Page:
PRAGUE (Reuters) - Czech Prime Minister Andrej Babis moved to sack his health minister on Friday for holding a meeting in a restaurant closed under government restrictions as the country combats Europe’s fastest spread of the novel coronavirus.
Health Minister Roman Prymula rejected calls to resign, including from Babis and his junior coalition partner, and said the meeting with two other officials took place in a private room and no regulations were broken.
The Blesk newspaper published pictures of Prymula leaving a restaurant late at night and entering a car without a face mask, apparent violations of rules that closed restaurants and require wearing masks in most places, including chaffered cars.
Babis demanded Prymula’s resignation after the tabloid published the photographs in Friday’s edition. Under the Czech constitution President Milos Zeman must act on the dismissal for it to come into effect.
“When our medical staff are fighting on the front line to save lives of our fellow citizens, such a thing is absolutely inexcusable,” Babis told reporters. “We cannot preach water and drink wine.”
The prime minister later met Zeman to discuss Prymula’s dismissal and the appointment of a successor, although he did not name the choice to reporters afterward.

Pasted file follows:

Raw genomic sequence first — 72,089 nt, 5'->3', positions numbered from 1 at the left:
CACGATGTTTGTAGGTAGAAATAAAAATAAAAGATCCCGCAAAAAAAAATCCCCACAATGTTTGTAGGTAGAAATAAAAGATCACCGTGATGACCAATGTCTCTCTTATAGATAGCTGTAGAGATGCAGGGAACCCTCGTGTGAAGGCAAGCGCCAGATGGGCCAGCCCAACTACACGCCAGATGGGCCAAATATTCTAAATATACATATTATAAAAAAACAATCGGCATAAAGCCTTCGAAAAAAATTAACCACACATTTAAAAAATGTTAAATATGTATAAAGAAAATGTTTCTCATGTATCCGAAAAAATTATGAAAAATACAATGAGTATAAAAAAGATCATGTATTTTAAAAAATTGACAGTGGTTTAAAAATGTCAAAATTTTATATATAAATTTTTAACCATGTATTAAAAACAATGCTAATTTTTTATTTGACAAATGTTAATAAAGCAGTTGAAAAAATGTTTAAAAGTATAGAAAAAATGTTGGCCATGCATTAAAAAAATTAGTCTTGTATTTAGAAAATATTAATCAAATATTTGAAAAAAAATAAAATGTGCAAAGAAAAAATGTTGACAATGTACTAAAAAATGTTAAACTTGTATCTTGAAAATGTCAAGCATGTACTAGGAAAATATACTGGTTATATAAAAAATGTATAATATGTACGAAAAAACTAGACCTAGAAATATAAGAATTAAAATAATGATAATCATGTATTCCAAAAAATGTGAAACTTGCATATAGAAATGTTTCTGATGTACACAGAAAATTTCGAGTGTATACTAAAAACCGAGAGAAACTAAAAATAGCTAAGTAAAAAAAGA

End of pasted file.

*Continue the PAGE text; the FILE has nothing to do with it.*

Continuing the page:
Babis said Zeman will on Tuesday meet with the nominee, who could be appointed by Thursday. Typically the head of state would approve a dismissal request but Zeman has in the past refused.
The scandal comes as the Czech government struggles to slow Europe’s largest per-capita infection rate and the rising number of cases is raising fears strained hospitals could buckle.
Prymula, 56, an epidemiologist and reserve army colonel called up by Babis to help manage the deteriorating COVID-19 situation just a month ago.
The country of 10.7 million reported its second-highest daily tally of cases, at 14,151, on Thursday. In total, there have been 1,845 deaths, tripling since Sept. 26 and including a daily record 113 on Wednesday.
The government has faced criticism for easing most restrictions at the start of summer and then acting too slowly to reimpose them as cases started to spike in the fall.
Reporting by Jan Lopatka, Robert Muller and Jason Hovet; Editing by Michael Kahn and Jon Boyle
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